What Do Medal of Honor Recipients Get?

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Medal of Honor. Navy photo

On May 13, 2014, President Barack Obama awarded Kyle J. White, a former active duty Army Sergeant, the Medal of Honor for conspicuous gallantry.  Sergeant White received the Medal of Honor for his courageous actions while serving as a Platoon Radio Telephone Operator assigned to C Company, 2nd Battalion (Airborne), 503rd Infantry Regiment, 173rd Airborne Brigade, during combat operations against an armed enemy in Nuristan Province, Afghanistan on Nov. 9, 2007. Earning the MOH will entitle White to privileges and benefits for the rest of his life.

Read more about Kyle White's gallant and heroic actions.

Medal of Honor recipients receive the following privileges and special benefits:

  • A Special Medal of Honor pension of $1,619.34 (2023 rate) per month above and beyond any military pensions or other benefits for which they may be eligible. Most surviving spouses are also eligible for this pension The MoH pension is subject to cost-of-living increases and is tax free.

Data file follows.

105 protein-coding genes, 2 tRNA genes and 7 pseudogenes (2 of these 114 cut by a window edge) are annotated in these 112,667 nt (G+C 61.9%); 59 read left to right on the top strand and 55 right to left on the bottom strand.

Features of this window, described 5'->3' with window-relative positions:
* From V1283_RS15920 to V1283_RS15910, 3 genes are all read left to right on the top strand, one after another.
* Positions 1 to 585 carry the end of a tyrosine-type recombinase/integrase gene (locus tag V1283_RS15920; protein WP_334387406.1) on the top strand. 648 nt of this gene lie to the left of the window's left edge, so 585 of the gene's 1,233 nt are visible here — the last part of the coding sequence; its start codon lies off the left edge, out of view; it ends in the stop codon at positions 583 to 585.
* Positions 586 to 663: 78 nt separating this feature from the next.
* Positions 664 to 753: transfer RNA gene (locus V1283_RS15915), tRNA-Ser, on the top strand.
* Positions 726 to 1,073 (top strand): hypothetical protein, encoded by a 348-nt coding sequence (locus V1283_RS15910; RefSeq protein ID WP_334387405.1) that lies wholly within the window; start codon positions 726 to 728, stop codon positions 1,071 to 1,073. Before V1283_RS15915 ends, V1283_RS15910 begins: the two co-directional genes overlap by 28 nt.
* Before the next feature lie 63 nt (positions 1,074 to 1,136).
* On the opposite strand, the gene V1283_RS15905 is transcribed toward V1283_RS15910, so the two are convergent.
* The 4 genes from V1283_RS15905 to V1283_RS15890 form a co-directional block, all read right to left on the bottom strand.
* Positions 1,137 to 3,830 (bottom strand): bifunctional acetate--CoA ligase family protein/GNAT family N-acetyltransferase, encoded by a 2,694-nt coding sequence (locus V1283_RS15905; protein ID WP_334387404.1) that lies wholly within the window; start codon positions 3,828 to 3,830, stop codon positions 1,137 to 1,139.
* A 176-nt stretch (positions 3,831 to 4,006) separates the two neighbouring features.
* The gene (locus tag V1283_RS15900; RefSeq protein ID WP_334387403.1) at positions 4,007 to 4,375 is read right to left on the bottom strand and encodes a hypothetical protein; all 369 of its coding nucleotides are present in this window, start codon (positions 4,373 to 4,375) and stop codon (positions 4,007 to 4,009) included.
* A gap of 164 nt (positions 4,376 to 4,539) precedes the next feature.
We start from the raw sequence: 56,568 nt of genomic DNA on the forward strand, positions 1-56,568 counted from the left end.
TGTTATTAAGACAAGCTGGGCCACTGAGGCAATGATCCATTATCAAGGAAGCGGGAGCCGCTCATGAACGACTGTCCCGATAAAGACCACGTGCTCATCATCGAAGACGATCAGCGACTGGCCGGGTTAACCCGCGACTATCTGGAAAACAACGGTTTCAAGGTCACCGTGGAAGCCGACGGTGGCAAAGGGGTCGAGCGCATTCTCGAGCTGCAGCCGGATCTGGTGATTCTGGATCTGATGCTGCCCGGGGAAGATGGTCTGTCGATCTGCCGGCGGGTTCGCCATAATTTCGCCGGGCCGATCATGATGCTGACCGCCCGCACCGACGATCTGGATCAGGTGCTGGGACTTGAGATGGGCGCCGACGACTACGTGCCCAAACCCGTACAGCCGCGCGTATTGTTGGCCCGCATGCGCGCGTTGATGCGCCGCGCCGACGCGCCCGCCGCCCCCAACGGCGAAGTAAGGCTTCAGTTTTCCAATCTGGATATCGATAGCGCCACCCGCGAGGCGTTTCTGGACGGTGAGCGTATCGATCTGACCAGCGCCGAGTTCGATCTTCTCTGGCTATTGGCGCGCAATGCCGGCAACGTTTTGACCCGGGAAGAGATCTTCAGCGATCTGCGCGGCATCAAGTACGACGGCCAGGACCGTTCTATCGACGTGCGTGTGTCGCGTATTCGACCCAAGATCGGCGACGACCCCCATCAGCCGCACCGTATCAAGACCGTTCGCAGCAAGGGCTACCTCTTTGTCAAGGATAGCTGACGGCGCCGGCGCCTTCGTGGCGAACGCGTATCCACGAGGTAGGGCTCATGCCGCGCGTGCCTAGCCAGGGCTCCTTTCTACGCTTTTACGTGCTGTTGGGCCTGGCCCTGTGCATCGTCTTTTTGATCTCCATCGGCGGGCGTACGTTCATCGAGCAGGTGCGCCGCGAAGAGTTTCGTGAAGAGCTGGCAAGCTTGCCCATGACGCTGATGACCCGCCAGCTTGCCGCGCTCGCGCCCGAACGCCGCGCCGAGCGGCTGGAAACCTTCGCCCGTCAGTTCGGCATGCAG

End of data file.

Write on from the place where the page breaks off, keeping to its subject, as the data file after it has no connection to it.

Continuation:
• Special entitlements to Space “A” air transportation.
  • Enlisted recipients are entitled to a supplemental uniform allowance.
  • Commissary and exchange privileges (includes eligible dependents).
  • Admission to the United States military academies for qualified children of recipients – without nomination and quota requirements.
  • 10 percent increase in retired pay.
  • Medal of Honor Flag.
  • Allowed to wear the uniform at anytime as long as the standard restrictions are observed.
  • Many states offer Medal of Honor automobile license plates.
  • Interment at Arlington National Cemetery if not otherwise eligible.

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